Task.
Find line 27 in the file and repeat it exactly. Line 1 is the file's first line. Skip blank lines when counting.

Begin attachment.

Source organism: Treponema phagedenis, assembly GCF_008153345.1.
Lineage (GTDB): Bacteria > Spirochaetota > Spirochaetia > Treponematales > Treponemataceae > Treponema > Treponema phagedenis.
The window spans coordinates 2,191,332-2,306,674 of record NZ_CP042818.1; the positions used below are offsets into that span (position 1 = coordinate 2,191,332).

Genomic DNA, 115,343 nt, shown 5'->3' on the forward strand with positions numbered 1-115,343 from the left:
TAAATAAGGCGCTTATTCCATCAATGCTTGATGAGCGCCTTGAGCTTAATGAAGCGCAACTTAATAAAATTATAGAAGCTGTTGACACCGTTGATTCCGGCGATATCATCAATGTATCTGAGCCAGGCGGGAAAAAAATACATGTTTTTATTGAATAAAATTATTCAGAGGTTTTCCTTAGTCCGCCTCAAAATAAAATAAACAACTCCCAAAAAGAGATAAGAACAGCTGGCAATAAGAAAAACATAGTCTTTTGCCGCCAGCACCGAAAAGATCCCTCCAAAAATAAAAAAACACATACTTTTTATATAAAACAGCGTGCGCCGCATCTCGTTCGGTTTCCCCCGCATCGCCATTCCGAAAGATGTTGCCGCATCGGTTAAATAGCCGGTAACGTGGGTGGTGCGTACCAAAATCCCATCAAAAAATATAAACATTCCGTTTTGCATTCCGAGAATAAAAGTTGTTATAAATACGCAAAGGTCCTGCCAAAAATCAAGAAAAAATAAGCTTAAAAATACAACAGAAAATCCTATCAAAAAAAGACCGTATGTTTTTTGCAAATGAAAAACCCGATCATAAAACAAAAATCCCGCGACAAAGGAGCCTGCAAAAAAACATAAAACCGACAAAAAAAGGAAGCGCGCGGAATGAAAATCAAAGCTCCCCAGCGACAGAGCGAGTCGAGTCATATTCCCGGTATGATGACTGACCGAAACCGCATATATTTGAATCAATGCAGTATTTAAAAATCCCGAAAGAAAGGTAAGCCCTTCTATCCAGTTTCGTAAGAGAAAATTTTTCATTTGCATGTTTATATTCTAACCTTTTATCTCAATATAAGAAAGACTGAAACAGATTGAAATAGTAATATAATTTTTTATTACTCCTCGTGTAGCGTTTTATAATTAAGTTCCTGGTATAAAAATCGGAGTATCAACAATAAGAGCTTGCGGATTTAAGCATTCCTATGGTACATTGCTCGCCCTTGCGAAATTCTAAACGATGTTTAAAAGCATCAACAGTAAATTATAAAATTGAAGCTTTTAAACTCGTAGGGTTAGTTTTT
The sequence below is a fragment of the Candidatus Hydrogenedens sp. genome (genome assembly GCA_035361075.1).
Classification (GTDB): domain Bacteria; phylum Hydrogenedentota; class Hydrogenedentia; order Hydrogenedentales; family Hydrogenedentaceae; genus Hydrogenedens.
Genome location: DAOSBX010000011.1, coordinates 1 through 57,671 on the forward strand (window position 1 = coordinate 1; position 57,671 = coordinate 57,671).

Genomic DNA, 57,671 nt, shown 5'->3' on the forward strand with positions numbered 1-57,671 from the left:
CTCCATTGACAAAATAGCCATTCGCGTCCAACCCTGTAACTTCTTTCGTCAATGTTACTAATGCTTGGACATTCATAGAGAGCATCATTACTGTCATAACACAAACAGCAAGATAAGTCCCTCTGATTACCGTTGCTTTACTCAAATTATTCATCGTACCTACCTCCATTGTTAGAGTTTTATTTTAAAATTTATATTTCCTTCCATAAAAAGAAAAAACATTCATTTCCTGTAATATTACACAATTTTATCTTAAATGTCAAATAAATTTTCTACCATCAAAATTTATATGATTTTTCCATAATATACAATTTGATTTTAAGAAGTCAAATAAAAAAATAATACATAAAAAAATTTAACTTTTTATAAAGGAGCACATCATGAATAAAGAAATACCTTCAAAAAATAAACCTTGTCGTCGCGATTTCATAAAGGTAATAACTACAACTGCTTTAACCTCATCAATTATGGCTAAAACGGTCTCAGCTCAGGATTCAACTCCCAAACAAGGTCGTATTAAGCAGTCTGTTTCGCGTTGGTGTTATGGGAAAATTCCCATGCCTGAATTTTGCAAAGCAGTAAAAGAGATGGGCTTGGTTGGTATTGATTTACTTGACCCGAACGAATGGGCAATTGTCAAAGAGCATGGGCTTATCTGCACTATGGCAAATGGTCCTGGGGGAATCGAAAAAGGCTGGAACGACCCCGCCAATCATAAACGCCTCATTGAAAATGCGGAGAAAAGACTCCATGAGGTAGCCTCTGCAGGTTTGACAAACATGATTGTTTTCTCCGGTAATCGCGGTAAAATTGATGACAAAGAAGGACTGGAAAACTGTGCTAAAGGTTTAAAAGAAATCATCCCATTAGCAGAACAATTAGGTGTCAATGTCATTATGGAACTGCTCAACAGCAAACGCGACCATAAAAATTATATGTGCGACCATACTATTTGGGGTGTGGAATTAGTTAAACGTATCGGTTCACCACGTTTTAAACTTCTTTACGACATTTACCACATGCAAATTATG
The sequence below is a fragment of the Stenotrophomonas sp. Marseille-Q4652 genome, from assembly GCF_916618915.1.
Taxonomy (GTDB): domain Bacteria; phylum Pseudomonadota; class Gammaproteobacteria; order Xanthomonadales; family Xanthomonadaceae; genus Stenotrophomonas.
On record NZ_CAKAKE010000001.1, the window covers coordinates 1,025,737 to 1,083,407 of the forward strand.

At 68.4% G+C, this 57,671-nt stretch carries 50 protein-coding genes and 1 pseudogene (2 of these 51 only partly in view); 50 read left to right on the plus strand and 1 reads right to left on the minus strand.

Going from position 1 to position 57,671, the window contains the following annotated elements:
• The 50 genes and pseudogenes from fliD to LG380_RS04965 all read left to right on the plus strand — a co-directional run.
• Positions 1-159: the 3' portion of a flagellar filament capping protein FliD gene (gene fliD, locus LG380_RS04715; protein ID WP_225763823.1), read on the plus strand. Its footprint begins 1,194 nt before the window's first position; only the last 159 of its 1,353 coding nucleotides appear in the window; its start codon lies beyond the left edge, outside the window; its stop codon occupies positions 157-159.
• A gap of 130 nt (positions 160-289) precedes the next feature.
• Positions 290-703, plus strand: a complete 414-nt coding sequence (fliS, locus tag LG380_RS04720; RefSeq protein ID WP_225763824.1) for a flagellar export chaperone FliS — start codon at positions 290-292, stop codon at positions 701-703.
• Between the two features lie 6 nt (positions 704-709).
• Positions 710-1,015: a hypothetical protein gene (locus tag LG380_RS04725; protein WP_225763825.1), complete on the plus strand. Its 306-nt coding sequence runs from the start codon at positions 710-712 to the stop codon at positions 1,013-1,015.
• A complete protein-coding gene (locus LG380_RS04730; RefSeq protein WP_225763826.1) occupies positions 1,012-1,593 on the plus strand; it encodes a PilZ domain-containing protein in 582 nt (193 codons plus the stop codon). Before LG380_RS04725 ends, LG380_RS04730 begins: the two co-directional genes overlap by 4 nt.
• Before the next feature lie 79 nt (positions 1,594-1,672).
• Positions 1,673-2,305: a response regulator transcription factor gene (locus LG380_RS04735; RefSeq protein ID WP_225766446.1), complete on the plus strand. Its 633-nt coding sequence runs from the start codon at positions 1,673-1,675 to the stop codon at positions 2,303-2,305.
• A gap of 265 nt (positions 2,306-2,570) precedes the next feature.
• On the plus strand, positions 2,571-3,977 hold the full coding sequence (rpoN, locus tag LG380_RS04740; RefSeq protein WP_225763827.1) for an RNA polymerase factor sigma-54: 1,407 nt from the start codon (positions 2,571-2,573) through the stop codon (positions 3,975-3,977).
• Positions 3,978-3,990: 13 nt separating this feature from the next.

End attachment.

• Positions 3,978-3,990: 13 nt separating this feature from the next.